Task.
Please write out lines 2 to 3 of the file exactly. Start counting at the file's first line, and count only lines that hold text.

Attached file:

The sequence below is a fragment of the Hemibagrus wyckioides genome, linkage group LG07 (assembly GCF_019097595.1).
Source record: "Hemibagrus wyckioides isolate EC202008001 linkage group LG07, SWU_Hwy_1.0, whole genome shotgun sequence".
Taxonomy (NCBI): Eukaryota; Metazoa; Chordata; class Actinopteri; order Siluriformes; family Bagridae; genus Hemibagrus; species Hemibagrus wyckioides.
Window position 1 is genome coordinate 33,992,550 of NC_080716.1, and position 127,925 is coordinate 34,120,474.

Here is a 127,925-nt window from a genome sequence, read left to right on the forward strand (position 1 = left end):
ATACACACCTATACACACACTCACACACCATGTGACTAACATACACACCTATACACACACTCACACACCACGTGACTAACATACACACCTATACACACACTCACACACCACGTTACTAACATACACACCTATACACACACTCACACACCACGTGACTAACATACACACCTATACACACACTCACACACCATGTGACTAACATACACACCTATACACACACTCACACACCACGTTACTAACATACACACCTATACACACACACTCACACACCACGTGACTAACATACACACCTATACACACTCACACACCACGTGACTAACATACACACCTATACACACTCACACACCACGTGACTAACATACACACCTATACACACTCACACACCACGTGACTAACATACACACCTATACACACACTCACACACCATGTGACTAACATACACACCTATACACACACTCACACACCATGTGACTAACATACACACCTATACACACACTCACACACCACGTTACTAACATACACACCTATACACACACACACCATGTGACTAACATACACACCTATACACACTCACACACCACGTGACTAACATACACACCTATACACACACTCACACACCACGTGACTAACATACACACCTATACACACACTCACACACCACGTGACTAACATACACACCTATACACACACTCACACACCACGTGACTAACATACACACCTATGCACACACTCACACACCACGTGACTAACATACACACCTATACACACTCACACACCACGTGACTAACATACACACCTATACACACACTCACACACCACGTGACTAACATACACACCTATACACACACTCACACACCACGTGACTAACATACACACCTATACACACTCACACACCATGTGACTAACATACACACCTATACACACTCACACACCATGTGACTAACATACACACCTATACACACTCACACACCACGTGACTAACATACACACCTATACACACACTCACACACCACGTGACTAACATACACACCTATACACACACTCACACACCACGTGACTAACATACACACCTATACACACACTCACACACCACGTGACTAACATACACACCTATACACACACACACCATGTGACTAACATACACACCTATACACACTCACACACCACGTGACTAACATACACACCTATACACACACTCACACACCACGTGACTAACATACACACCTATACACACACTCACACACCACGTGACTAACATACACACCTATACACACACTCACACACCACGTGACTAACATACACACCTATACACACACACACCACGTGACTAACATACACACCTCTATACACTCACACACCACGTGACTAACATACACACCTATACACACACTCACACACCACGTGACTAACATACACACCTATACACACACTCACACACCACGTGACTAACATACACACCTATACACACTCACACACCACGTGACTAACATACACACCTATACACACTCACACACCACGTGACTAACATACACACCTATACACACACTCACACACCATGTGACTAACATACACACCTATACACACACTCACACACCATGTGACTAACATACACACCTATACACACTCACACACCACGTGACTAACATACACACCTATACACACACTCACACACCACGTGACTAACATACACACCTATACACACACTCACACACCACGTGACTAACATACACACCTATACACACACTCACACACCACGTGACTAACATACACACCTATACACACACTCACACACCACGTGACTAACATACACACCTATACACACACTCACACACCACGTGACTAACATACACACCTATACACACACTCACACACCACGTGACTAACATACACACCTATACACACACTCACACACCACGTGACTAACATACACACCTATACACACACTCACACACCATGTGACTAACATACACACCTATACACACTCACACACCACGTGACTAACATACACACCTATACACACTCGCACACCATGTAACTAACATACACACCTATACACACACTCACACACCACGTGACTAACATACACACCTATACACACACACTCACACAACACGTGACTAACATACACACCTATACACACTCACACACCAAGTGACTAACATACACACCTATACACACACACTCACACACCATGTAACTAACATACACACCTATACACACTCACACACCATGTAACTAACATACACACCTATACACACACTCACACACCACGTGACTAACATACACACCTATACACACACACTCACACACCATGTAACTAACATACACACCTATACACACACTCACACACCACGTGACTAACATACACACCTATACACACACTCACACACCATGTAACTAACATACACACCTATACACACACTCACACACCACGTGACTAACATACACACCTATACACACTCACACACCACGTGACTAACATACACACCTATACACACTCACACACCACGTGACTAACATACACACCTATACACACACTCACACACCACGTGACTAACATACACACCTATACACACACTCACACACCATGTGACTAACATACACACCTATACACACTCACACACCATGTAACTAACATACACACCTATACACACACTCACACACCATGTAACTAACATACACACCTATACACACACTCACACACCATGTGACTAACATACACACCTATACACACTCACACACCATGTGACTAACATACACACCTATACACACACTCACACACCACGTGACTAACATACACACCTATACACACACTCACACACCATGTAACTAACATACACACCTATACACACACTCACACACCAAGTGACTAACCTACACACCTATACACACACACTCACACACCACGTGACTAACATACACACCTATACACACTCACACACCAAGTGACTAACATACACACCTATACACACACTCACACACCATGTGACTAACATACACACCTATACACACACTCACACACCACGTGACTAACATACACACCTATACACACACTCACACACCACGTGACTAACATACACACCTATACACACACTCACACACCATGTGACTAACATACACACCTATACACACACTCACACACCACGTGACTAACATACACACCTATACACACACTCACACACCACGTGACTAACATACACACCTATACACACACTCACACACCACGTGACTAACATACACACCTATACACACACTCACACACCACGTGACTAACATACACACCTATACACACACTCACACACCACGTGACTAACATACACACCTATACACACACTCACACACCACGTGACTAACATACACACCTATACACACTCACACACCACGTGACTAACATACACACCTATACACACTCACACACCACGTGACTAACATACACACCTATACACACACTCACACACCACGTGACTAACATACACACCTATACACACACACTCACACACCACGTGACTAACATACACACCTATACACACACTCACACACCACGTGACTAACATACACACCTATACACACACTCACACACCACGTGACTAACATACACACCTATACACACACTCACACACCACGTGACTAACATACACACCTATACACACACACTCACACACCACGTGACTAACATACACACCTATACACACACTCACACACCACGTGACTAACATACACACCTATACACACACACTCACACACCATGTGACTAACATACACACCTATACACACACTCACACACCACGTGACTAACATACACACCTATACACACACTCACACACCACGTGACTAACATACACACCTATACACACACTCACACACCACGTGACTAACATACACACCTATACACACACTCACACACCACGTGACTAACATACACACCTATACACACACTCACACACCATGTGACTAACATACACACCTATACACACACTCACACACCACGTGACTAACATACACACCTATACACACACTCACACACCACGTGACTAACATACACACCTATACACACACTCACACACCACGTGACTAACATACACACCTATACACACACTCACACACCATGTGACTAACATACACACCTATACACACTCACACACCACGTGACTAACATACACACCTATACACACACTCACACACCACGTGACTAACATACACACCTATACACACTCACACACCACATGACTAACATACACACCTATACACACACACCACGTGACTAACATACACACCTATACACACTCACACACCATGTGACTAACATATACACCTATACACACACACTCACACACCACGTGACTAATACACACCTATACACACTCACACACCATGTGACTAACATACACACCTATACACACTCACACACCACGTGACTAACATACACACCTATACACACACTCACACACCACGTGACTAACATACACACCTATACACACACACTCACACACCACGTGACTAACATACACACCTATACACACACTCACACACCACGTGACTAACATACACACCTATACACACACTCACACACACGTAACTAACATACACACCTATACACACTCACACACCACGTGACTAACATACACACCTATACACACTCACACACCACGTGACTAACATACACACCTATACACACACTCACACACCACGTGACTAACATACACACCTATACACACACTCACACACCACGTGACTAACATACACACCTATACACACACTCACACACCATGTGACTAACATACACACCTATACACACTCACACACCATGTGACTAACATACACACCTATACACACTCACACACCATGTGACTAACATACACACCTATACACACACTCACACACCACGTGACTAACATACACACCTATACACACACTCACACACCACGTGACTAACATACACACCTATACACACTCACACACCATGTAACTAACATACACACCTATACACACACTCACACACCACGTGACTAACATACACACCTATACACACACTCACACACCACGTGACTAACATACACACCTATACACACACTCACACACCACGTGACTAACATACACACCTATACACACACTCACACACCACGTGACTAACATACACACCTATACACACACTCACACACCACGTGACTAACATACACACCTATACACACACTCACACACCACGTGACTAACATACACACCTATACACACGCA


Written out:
Source record: "Hemibagrus wyckioides isolate EC202008001 linkage group LG07, SWU_Hwy_1.0, whole genome shotgun sequence".
Taxonomy (NCBI): Eukaryota; Metazoa; Chordata; class Actinopteri; order Siluriformes; family Bagridae; genus Hemibagrus; species Hemibagrus wyckioides.